The gaming world is a hunting ground for predators. Kate, a mother of a 13-year-old boy who spends his time on free-to-play games like Fortnite, was shocked to see videos of children being abused including beastiality involving a young boy on her son's Discord account, a messaging site where gamers can chat while playing. 

Hoping to identify the culprits, Kate asked her son about the usernames of fellow gamers. “And he’s saying, ‘That’s so-and-so who goes to this school.’ And they all think it’s a friend of somebody,” she said, “but then they realize it’s not a friend of anybody.”

Kate alerted Discord and received a message saying that the company could not take action because her son had deleted the messages. 

“First I was very sad, but I’m really angry,” she said. Kate, like all the victims and their families interviewed, agreed to release only part of her name to protect their privacy. 

Posing as children, predators gradually build trust with kids often by sharing stories of hardship or self-loathing. 

“Their goal, typically, is to dupe children into sharing sexually explicit photos and videos of themselves — which they use as blackmail for more imagery, much of it increasingly graphic and violent,” according to a New York Times investigation in 2019. 

“The first threat is, ‘If you don’t do it, I’m going to post on social media, and by the way, I’ve got a list of your family members and I’m going to send it all to them,’” said Special Agent Matt Wright.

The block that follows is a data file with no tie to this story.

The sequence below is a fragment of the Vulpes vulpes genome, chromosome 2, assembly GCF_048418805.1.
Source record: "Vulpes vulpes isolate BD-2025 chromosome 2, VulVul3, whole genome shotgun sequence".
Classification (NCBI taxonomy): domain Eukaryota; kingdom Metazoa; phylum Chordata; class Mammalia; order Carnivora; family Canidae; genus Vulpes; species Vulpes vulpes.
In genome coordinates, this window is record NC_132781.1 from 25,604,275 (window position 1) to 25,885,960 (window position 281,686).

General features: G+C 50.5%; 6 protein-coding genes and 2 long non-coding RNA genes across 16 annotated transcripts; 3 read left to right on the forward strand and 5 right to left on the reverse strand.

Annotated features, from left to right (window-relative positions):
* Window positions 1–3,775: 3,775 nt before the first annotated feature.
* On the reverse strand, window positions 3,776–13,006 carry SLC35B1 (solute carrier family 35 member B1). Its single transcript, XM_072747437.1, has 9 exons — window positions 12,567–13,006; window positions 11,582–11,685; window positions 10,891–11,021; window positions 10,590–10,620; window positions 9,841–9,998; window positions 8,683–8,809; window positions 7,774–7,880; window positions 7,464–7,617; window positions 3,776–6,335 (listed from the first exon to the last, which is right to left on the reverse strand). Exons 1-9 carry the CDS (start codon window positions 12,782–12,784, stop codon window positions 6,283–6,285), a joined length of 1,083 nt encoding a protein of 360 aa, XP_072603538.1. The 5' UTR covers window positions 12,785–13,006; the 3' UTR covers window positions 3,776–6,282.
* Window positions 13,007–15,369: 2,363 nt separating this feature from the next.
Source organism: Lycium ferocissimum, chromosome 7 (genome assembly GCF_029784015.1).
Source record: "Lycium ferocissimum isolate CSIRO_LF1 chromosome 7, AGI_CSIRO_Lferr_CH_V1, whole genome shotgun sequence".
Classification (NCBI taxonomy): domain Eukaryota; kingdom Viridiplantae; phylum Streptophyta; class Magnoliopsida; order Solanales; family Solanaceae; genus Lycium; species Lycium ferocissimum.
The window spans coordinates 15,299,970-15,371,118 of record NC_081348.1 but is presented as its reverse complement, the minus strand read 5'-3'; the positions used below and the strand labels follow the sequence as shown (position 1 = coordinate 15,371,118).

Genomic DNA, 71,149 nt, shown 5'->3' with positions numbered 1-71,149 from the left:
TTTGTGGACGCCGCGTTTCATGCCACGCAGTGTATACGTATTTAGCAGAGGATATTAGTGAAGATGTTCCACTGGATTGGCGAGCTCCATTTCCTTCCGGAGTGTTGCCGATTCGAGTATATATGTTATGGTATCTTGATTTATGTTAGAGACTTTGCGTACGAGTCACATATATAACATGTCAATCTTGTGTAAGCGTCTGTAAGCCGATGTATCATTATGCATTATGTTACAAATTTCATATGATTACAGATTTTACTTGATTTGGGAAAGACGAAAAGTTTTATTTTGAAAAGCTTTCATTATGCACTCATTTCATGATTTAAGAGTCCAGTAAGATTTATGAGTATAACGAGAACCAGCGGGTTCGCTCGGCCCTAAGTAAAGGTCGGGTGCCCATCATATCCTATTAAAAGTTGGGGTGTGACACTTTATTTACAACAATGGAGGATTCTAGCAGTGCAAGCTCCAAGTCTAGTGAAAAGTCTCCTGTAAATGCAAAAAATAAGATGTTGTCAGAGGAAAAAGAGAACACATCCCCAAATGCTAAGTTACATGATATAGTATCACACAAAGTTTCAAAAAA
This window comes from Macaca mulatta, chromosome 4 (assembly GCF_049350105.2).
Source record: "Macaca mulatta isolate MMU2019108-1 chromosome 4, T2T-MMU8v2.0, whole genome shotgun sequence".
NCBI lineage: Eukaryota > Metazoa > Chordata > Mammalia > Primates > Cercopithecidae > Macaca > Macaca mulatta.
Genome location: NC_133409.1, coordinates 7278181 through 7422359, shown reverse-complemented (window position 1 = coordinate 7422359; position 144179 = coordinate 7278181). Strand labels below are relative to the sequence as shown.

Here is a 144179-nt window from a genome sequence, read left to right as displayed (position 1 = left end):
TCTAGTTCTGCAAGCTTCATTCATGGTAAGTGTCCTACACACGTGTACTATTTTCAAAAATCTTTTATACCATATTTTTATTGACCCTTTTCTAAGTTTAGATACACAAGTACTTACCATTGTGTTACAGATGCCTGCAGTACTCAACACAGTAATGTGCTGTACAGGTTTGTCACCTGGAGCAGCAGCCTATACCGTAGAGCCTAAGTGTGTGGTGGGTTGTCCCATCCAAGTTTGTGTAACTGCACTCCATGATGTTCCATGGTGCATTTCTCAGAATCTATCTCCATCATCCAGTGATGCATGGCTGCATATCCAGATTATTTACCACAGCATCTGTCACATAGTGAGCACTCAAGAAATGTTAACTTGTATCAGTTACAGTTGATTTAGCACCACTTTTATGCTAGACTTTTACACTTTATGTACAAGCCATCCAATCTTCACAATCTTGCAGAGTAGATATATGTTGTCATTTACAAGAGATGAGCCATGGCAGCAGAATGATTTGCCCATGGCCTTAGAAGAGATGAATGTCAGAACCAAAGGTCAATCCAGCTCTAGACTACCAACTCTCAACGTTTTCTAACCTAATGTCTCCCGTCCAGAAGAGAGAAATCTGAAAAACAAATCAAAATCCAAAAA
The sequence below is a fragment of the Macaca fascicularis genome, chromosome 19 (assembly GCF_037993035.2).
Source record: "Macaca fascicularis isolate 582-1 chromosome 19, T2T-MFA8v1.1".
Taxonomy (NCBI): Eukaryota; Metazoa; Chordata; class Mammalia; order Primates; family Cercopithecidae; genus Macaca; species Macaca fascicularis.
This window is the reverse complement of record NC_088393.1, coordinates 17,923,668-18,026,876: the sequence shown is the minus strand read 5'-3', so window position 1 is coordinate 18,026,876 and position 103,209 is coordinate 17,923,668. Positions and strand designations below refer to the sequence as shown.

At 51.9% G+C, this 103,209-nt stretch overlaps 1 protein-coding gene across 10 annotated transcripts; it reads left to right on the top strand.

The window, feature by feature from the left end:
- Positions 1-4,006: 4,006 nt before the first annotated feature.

“If they don’t send another picture, they’ll say: ‘Here’s your address — I know where you live. I’m going to come kill your family.’”

The Times reviewed court records, police reports and academic studies and found that some perpetrators are grooming hundreds and even thousands of children. 

You still think your child is somehow magically safe in the digital age? 

Rise of child sexual abuse content online.

The enormous increase in sextortion cases coincides with the explosion of child sexual abuse material, or CSAM, on the internet. The NCMEC found 18.4 million URLs containing content with abuse against children in 2018 including 45 million images and 22 million videos. A huge jump from just 6,000 URLs in 1998. 

CSAM means sexual abuse of children that is recorded on video or captured in images and then posted on the internet. A lot of the time, the abuser is a close relative or a friend of the victim and children are told that what is happening to them is completely normal.

Court documents reveal the disgusting nature of abuse. In one video, a woman orally forced herself on a girl before tying her upside down by the ankles so that another child could urinate on her face. I know this is difficult to read but we need to be aware to understand the dangers that our children face. Take a moment to think about the trauma that this young girl will carry for the rest of her life (more on that later).